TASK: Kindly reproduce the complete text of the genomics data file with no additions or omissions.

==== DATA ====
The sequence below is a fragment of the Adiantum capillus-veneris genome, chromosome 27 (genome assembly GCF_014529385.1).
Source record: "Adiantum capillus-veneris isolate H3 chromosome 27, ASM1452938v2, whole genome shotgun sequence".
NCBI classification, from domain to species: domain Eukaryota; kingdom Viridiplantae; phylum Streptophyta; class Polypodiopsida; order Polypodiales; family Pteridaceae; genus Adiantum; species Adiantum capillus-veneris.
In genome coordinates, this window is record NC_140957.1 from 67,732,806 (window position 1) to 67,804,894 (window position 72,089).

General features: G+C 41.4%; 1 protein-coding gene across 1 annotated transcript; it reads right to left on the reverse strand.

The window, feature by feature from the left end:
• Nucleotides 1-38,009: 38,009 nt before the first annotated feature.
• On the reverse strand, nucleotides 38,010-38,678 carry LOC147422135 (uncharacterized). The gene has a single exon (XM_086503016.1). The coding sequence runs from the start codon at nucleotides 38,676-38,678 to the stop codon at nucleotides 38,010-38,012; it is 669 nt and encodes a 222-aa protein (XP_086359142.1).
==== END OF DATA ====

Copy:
The sequence below is a fragment of the Adiantum capillus-veneris genome, chromosome 27 (genome assembly GCF_014529385.1).
Source record: "Adiantum capillus-veneris isolate H3 chromosome 27, ASM1452938v2, whole genome shotgun sequence".
NCBI classification, from domain to species: domain Eukaryota; kingdom Viridiplantae; phylum Streptophyta; class Polypodiopsida; order Polypodiales; family Pteridaceae; genus Adiantum; species Adiantum capillus-veneris.
In genome coordinates, this window is record NC_140957.1 from 67,732,806 (window position 1) to 67,804,894 (window position 72,089).

General features: G+C 41.4%; 1 protein-coding gene across 1 annotated transcript; it reads right to left on the reverse strand.

The window, feature by feature from the left end:
• Nucleotides 1-38,009: 38,009 nt before the first annotated feature.
• On the reverse strand, nucleotides 38,010-38,678 carry LOC147422135 (uncharacterized). The gene has a single exon (XM_086503016.1). The coding sequence runs from the start codon at nucleotides 38,676-38,678 to the stop codon at nucleotides 38,010-38,012; it is 669 nt and encodes a 222-aa protein (XP_086359142.1).